The billionaire Koch brothers, whose outsized political spending has become an issue in the 2012 elections, are attempting to take control of a prominent Washington think tank in a move that would expand their influence in conservative politics, according to court records and interviews.
Charles and David Koch, owners of a Wichita-based conglomerate that ranks as one of the largest private corporations in the world, filed a lawsuit this week in Kansas seeking an option to increase their 50 percent control of the Cato Institute.
Cato President Ed Crane blasted the lawsuit Thursday as an attempted “hostile takeover” of a venerable Washington institution that he co-founded with Charles Koch in the 1970s.
“Mr. Koch’s actions in Kansas court yesterday represent an effort by him to transform Cato from an independent, nonpartisan research organization into a political entity that might better support his partisan agenda,” Crane said in a statement. He vowed to fight the move “vehemently.”
Charles Koch said in a statement that he and his brother were only seeking to uphold the terms of the shareholder agreement that governs Cato and were not “acting in a partisan manner.”
“We support Cato and its work,” he said. “We want to ensure that Cato stays true to its fundamental principles of individual liberty, free markets, and peace into the future, and that it not be subject to the personal preferences of individual officers or directors.”
With a $39 million budget last year, Cato is one of the largest think tanks in Washington, espousing a libertarian ideology of limited government and free-market economics.
The conflict comes at the same time the Koch brothers are under attack from Democrats, including President Obama’s reelection campaign, which has pointedly accused the duo of seeking to “destroy” Obama through donations to conservative front groups.
Cato was most recently divided between four shareholders: the two Koch brothers, Crane and former Cato chairman William Niskanen.
The lawsuit centers on the fate of the shares owned by Niskanen, who died in October. The Koch brothers contend that they have the option to buy Niskanen’s shares, but no offer has been made to them, according to the lawsuit. The shares now belong to Niskanen’s widow, Kathryn Washburn.
Washburn, who is named as a target of the suit along with Cato and Crane, referred questions to Cato.
Cato’s board chairman, Bob Levy, said in an interview that the Koch brothers, who have the power to appoint half of the board, have been choosing “Koch operatives” for members, with an eye to push Cato toward support of the Republican Party.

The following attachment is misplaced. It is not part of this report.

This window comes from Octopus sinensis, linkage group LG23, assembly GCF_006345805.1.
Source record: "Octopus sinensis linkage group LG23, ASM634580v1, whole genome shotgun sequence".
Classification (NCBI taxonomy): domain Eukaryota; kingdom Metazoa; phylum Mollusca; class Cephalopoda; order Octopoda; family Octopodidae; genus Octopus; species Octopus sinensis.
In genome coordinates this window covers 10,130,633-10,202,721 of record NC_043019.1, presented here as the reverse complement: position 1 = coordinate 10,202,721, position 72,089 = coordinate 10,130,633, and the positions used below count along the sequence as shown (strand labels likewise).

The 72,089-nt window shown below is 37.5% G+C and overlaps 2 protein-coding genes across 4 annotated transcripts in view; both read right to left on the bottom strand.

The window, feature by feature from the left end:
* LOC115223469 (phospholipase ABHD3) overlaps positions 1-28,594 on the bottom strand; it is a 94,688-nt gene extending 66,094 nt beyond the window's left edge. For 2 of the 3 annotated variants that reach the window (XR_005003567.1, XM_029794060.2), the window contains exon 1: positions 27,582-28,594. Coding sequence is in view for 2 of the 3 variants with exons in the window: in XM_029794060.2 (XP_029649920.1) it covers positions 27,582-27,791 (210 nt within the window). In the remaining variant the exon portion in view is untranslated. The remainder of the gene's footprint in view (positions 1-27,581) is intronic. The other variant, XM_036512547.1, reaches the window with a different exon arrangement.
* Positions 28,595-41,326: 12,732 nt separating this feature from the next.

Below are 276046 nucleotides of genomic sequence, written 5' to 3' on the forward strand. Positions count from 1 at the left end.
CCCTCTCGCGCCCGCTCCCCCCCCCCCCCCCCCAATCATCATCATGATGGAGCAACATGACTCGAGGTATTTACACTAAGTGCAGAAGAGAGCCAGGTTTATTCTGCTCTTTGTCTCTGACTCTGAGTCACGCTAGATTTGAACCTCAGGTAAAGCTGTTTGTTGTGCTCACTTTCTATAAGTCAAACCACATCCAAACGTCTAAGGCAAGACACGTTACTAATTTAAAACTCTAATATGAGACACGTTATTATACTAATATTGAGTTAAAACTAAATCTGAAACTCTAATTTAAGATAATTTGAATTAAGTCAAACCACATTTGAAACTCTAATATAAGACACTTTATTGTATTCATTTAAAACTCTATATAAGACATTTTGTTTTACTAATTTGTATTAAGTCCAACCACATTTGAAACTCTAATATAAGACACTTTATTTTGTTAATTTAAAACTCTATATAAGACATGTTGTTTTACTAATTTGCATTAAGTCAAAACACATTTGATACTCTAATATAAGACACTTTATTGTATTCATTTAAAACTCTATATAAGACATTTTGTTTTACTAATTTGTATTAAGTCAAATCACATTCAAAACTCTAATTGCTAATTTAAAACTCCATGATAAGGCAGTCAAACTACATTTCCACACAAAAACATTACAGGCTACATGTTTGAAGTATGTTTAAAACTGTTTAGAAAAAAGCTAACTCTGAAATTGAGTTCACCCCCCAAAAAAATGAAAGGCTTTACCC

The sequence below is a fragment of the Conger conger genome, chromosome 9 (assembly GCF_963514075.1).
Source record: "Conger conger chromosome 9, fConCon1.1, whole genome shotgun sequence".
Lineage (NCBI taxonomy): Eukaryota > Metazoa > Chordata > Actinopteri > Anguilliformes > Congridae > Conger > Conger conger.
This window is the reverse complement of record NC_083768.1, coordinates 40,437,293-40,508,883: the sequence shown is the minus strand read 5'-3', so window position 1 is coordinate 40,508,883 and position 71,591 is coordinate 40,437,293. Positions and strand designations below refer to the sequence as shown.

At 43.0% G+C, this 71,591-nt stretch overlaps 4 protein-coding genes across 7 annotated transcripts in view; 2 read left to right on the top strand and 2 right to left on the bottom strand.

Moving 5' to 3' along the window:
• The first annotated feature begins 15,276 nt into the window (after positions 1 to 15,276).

“None of the new directors, with the exception of one, has a reputation as a libertarian,” Levy said. “There are a lot of murky areas between actively supporting candidates and what Cato does now, which is working on issues.”
Cato scholars often differ with Republicans, holding an noninterventionist foreign policy, for example, and more liberal positions on immigration, same-sex marriage and several other social issues.
Charles Koch was the largest financial backer of Cato in its formative years. More recently, however, the brothers have cut back on their giving to the organization, donating nothing last year, according to Cato officials. The Koches have given millions of dollars to a new libertarian center at George Mason University.
A Cato spokeswoman last year said that Charles Koch and Crane had a “falling-out” in 1991.
The Koches are at the center of a public feud that erupted this week with the Obama campaign, which has criticized the brothers for their ties to Americans for Prosperity, a conservative nonprofit group that does not have to report its donors and has aired millions of dollars worth of advertising attacking the president’s policies.
Last week, Obama campaign manager Jim Messina sent out a fundraising letter characterizing the group as a front for the Koch brothers’ energy interests and accusing Koch Industries of seeking to inflate gas prices and “destroy” Obama before Election Day.
Americans for Prosperity President Tim Phillips said his group would resist any disclosure of donors, in part because of fears of retribution from the Obama administration.
“They always try to have a bogeyman, a villain,” Phillips said. “This administration has shown it will attempt to intimidate private citizens.”
Staff writer Allen McDuffee and staff researcher Lucy Shackelford contributed to this report.